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Post-Peace Corps pondering and telling stories

27 Sep

Let’s get right back into it, shall we?

I’ve officially been done with my service for almost four months. That means for nearly four months I’ve been using the line, “Oh, I just got back from finishing my Peace Corps service in Indonesia” when new people I’m meeting or old acquaintances ask what I’m doing. I began thinking more about this question and that reply this last week. More so, I began thinking about how long I can continue to use that line before it becomes obsolete.

Despite it being so long, I have no shame in using it. Though I said my goodbyes in June, it’s fresh. I still feel like “I just finished.”

Some people follow that question with “How long have you been back?” and then “What have you been doing between then and now?” The answer I want to say is “It’s been a blur, non-alcohol induced.” Elbow nudge. Ha. Ha… More often than not I simply say “I’ve been traveling.” And it’s true. I’ve taken more trips between June and August than I had during any other three-month period.

It feels fresh because I’ve gotten to a point where me and my belongings (for the most part) are in one place, and we’re not leaving. I’m excited about that. I’m excited to be able to completely immerse myself in one place again. Fortunately for me this one place is New York City.

Another reason it feels so fresh is because time has escaped me. Volunteers must sometimes grow accustomed to a slower pace of living in their country of service coupled with limited options of what to do with much more free time.  This often leads to volunteers starting projects. And when those don’t work they pick up seemingly random hobbies like gardening, learning a new instrument, cooking or in my case spending three hours with a mortar and pestle to make one handsome jar of homemade peanut butter. To each their own.

On the reverse side, well, it’s the reverse.

So as a returned volunteer with sudden endless ways to fill my time and surrounded with the go-go-go mentality that is particularly palpable while transferring subway lines during rush hour at Time Square, it’s quite easy to wake up and realize September is almost over when you swore yesterday you were planning Labor Day weekend and sending out those first few resumes.

Back in spring, when my Close of Service was in grasp, I began to think more heavily about my return. I thought about the habits I had created and aspects of Indonesian culture and my Peace Corps experience that I would want to retain when I got back to the U.S.  I knew it’d be all too easy to leap back into old patterns without much intention to purposefully do so or resist doing so. During service all that time to kill actually became important as it provided ample opportunity for reflection, journaling or enjoying some sort of stimulating reading, podcast, documentary or movie that I might not ordinarily set time aside to read/listen/watch and digest. That’s a habit I’m trying to make stick—not just quickly consuming everything that’s out there—but rather spending time to fully explore something. I’ve been trying to set aside an hour or two before I go to bed to do this. That’s how I happened upon this podcast: TED Radio Hour: The Next Great Generation?  Which in turn inspired this blog post, the remainder of which was adapted from my journal.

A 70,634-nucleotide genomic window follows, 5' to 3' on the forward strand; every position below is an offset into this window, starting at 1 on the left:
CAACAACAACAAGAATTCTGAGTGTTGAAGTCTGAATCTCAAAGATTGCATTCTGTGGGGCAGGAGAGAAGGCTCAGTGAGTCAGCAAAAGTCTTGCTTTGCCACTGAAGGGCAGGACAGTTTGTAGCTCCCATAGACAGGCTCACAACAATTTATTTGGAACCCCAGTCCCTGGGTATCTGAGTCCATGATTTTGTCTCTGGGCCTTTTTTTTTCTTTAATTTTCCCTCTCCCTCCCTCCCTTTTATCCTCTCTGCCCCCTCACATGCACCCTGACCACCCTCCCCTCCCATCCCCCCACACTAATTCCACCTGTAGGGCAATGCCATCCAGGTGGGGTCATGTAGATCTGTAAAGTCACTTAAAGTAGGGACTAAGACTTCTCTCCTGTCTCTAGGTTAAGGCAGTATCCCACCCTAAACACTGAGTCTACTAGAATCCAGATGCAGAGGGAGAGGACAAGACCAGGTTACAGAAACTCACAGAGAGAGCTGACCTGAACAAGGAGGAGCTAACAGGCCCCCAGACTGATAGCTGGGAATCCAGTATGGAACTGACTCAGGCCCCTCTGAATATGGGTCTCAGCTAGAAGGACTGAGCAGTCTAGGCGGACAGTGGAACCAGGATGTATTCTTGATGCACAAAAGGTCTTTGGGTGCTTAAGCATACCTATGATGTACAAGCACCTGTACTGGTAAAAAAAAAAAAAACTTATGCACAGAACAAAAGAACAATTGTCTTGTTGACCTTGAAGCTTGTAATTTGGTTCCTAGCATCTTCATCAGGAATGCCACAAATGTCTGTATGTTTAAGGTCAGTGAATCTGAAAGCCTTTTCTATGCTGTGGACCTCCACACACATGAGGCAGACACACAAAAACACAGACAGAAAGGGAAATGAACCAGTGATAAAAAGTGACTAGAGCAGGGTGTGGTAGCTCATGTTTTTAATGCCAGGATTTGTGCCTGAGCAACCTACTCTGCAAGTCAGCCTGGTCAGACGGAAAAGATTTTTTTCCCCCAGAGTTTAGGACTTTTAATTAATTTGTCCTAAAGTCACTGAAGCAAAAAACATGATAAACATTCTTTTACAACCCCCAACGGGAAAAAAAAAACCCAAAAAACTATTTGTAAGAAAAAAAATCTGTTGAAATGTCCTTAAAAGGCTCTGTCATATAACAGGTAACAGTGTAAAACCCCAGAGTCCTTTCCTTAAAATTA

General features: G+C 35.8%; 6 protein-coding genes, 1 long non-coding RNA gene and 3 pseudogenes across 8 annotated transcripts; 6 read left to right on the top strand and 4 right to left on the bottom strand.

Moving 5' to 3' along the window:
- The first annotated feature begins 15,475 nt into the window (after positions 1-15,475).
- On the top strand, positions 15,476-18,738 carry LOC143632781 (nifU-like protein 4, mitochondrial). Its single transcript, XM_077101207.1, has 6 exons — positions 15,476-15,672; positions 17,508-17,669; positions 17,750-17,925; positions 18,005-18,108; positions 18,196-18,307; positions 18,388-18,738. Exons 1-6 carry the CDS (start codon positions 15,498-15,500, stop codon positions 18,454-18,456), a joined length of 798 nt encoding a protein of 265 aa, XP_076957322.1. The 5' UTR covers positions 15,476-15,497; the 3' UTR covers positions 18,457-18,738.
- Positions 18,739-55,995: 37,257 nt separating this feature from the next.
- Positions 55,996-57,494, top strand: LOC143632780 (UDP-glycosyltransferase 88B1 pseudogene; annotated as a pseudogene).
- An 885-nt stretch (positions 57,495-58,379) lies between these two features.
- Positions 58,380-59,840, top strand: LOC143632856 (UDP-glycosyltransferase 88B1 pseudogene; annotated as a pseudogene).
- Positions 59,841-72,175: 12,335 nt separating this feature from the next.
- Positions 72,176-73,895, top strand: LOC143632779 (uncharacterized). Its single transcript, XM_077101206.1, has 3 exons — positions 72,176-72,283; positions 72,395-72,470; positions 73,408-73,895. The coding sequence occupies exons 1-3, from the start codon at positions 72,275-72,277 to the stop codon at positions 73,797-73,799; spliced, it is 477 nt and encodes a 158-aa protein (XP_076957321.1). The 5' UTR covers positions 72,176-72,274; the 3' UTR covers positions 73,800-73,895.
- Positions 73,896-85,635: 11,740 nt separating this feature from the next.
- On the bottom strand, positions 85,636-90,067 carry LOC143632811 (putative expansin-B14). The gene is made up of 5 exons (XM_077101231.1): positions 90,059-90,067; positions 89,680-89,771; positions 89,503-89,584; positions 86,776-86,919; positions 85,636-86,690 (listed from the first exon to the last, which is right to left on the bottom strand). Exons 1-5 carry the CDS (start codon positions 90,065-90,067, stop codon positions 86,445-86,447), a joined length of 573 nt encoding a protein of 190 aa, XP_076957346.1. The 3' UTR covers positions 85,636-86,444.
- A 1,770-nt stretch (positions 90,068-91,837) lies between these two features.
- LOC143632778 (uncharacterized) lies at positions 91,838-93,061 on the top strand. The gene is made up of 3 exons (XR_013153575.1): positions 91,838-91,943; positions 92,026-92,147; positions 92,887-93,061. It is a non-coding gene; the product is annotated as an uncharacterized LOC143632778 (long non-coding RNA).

What’s your story?

We’ve been hearing about it for years now, about this emerging adulthood where 20-somethings are lost and living unconventional lives. We’re underemployed and living with our parents. We’re idealists and optimistic. We’ve grown up with social media that has morphed us into narcissists taking any opportunity to post, tweet and squawk about ourselves.

Eg.

What is it with 20 Somethings? via New York Times Oct. 8, 2010

The Kids Are Actually Sort of Alright via New York Magazine Oct. 2011

Educated and Jobless: What’s Next for Millennials? via NPR Nov. 12, 2011

Many ’emerging adults’ are not there yet via USA Today July 7, 2012

A few years back, it fascinated me to see these topics, experiences and attitudes enter the public conscious. Being the “narcissistic” millennial that I am, I thought these were thoughts and feelings exclusive to me and my friends. It was interesting to see that this wasn’t unique to me, but it was part of a larger social trend. It was a generational thing, and it validated a lot. I wasn’t alone in the ambiguity of early 20s, and it was OK to have a quarter-life crisis.

It’s a conversation that doesn’t seem to be going away. Just yesterday I got into yet another conversation about my generation. I’m less enthused to hear about it all now, as it seems there’s nothing to add that hasn’t been said or that doesn’t just state the obvious observations. Regardless I’m still intrigued by what is being said about my generation.

I liked this podcast because it put a positive spin on it all. Instead of focusing on our search for jobs and meaningWe’re creative, innovative… the next greatest generation! We’re changing things up, creating new norms and emanating innovative ideas and energy.

Yet one idea we still abide by, perhaps you’ve encountered it, is the whole “What do you do?” This question has an implicit meaning. It’s an abbreviated version of “What do you do… for a living?” Or more specifically “What do you do from 9-5?” It can appear that the answer to this question is inseparable from our identities. Perhaps for some it is or was. Perhaps it’s the easiest way to sum ourselves up in brief encounters.  It does provide information of value, but does this common question have to be the first one outside of “What is your name?” when meeting someone new. It’s appropriate in an office, but why do we carry it to less formal settings as well?